The Girlie Show was as busy as ever Friday night as attendees filed into the OKC Public Farmer’s Market off Klein St in OKC to shop the booths of new and returning female crafters and artisans. Even in The Girlie Show’s 8th year, the organizers kept the mix fresh and lively. The line wrapped around the entire building; after skipping to the head of the line with my press pass, though, I wandered in with my friend Angela Nooner. Â An oncology nurse at OU by day, I drafted Angela into the service of OKC.net. After navigating our way through the mass of humanity eagerly waiting to get in, we sampled the many delights on the upper and lower floors. Angela said she loved the strawberry shortcake, but zeroed in on Sara Sara’s red velvet cupcakes. One could eat an entire dinner’s worth of international goodies and then top it all off with sinfully delicious desserts. Upstairs, the fare ranged from JeonJu to Sara, Sara Cupcakes, Trattaoria il Centro, Luxy Cupcakes, and many, many more. On the first floor, the catered (and crowded) tables included Irma’s Burgers, Mutts, and Big Truck Tacos.
Once Angela and I were sure that we couldn’t possibly eat another chocolate tart or pop another tasty, tasty piece of dragon roll from Tokyo’s sushi table, we made our way through the bustling crowds and chatted with a few of the artists. The first stop was the Vandroid booth. Artist Vanessa Painter is from Tulsa. To support her growing collection of antique metal robots, she photographs them and then digitally paints over the images to produce a unique work of art. The pictures are then printed on canvas, mounted, and sealed. I loved them, and couldn’t resist buying one. Painter’s canvas pieces range from $25-125. She also sells prints and cards.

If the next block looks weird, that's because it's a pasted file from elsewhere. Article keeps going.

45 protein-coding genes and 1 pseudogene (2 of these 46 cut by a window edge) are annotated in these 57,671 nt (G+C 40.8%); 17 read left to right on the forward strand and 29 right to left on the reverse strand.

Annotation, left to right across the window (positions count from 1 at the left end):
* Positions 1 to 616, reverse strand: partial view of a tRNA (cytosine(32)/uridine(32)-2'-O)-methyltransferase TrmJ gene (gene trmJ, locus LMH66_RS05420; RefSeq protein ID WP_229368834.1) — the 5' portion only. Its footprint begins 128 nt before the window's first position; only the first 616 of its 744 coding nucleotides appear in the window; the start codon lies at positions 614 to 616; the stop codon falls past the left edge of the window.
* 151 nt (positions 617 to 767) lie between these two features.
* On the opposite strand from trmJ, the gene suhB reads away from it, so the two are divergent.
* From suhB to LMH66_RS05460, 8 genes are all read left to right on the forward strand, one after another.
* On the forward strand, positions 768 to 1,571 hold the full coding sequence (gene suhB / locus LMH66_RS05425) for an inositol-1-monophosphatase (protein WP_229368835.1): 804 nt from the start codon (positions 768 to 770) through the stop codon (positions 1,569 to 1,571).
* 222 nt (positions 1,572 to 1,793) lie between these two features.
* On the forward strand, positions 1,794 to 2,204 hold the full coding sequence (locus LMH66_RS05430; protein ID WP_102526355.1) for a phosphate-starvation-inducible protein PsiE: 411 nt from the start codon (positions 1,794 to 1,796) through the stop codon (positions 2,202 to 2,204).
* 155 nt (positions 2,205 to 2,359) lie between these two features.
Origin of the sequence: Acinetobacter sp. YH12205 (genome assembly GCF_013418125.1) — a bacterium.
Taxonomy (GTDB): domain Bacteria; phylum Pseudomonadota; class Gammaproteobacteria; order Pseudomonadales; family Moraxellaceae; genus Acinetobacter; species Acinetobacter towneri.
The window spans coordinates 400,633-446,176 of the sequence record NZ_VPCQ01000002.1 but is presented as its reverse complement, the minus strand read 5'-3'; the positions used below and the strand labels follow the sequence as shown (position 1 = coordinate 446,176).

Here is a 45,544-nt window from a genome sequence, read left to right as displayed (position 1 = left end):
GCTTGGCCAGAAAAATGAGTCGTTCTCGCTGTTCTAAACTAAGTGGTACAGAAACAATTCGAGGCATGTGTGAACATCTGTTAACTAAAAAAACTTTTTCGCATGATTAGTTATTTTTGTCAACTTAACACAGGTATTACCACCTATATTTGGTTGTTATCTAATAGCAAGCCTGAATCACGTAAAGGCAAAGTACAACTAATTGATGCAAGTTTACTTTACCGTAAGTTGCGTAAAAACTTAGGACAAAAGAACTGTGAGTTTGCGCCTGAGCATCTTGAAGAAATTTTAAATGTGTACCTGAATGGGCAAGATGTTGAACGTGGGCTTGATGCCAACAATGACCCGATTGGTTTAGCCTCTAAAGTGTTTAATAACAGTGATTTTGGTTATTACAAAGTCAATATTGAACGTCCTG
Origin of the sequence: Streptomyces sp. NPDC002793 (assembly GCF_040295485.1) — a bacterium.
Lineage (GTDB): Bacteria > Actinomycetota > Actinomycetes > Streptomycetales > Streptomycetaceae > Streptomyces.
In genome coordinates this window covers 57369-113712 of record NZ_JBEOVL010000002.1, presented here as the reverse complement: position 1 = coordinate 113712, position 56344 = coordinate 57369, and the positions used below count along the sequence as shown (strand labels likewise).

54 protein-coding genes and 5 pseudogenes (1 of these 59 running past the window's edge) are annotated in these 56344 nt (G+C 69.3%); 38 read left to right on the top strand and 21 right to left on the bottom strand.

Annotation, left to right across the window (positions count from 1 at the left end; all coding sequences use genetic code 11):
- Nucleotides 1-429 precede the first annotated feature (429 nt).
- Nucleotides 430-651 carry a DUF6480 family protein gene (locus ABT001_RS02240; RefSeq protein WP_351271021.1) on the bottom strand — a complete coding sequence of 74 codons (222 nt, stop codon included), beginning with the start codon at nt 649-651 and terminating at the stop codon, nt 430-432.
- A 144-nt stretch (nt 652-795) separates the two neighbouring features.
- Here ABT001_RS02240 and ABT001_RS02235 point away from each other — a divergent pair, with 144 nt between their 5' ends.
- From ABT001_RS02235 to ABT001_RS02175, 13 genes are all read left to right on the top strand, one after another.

We wandered around more, taking in the sights and sounds of the evening. Even though (and perhaps because) it was packed, one could not ask for a better people-watching event. Â Over the course of people-watching we spotted the feathered pink ladies; you couldn’t miss seeing these showy lasses from the balcony. Â As the feathered pink ladies made their rounds, they stopped ever so gracefully to take photos with the many attendees eager to get a good pic. Angela was not only game, she had been wearing the perfect shade of pink.
Once we had arrived at our feather quota, we began to check out more of the the booths. One of the great things about this event is that, no matter how many jewelry makers, painters, and myriad of other artisans showcasing their craft, every piece is highly individual. Even booths that share a similar level of attention to detail, for instance fine jewelry design, had unique pieces and styles that there was little chance of mistaking one artist’s work for another.
The Girlie Show’s popularity continues to grow as word of the event spreads to other states. And although there are a lot of Oklahoma artists, there are a few that make the yearly trek to OKC because of this event. Jewelry artist Annie Huntley is from Seattle, Washington and travels the globe in search of jewelry findings to incorporate in her designs. Huntley said this was her fourth time to return to The Girlie show, and that she loves coming to OKC because this event is easily one of her better shows in the year.
“The first time I came to Oklahoma City for a show I had no idea what to expect,” said Huntley. “And I’d say I’ve been really, really pleasantly surprised, especially at The Girlie Show because there’s a great mix of artists. A lot of people come out for the art and it is a great community.”